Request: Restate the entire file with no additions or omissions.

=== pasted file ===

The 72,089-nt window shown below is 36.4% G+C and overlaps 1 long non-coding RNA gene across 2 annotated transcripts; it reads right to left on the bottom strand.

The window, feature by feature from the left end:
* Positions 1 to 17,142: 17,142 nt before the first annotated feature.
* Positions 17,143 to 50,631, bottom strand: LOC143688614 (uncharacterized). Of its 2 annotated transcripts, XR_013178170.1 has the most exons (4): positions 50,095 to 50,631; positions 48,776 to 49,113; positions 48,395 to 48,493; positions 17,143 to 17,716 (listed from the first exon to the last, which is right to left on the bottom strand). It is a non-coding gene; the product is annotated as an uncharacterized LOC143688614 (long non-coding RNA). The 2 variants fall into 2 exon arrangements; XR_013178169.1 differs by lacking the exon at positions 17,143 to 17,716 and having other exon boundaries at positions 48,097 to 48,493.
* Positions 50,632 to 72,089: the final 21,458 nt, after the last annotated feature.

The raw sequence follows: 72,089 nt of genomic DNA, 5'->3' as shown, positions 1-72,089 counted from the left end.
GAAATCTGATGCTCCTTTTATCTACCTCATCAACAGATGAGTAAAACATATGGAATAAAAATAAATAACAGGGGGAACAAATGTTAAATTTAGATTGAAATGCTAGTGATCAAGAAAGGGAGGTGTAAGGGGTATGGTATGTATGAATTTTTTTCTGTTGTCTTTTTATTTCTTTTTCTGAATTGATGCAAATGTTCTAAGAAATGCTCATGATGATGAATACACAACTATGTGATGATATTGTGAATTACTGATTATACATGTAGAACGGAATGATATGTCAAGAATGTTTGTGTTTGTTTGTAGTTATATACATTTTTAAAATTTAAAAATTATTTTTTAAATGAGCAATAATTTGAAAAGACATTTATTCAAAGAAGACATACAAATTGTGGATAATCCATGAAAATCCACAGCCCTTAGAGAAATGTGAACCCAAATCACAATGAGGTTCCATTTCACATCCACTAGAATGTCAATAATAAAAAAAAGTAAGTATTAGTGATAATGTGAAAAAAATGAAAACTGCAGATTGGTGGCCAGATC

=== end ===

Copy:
The 72,089-nt window shown below is 36.4% G+C and overlaps 1 long non-coding RNA gene across 2 annotated transcripts; it reads right to left on the bottom strand.

The window, feature by feature from the left end:
* Positions 1 to 17,142: 17,142 nt before the first annotated feature.
* Positions 17,143 to 50,631, bottom strand: LOC143688614 (uncharacterized). Of its 2 annotated transcripts, XR_013178170.1 has the most exons (4): positions 50,095 to 50,631; positions 48,776 to 49,113; positions 48,395 to 48,493; positions 17,143 to 17,716 (listed from the first exon to the last, which is right to left on the bottom strand). It is a non-coding gene; the product is annotated as an uncharacterized LOC143688614 (long non-coding RNA). The 2 variants fall into 2 exon arrangements; XR_013178169.1 differs by lacking the exon at positions 17,143 to 17,716 and having other exon boundaries at positions 48,097 to 48,493.
* Positions 50,632 to 72,089: the final 21,458 nt, after the last annotated feature.

The raw sequence follows: 72,089 nt of genomic DNA, 5'->3' as shown, positions 1-72,089 counted from the left end.
GAAATCTGATGCTCCTTTTATCTACCTCATCAACAGATGAGTAAAACATATGGAATAAAAATAAATAACAGGGGGAACAAATGTTAAATTTAGATTGAAATGCTAGTGATCAAGAAAGGGAGGTGTAAGGGGTATGGTATGTATGAATTTTTTTCTGTTGTCTTTTTATTTCTTTTTCTGAATTGATGCAAATGTTCTAAGAAATGCTCATGATGATGAATACACAACTATGTGATGATATTGTGAATTACTGATTATACATGTAGAACGGAATGATATGTCAAGAATGTTTGTGTTTGTTTGTAGTTATATACATTTTTAAAATTTAAAAATTATTTTTTAAATGAGCAATAATTTGAAAAGACATTTATTCAAAGAAGACATACAAATTGTGGATAATCCATGAAAATCCACAGCCCTTAGAGAAATGTGAACCCAAATCACAATGAGGTTCCATTTCACATCCACTAGAATGTCAATAATAAAAAAAAGTAAGTATTAGTGATAATGTGAAAAAAATGAAAACTGCAGATTGGTGGCCAGATC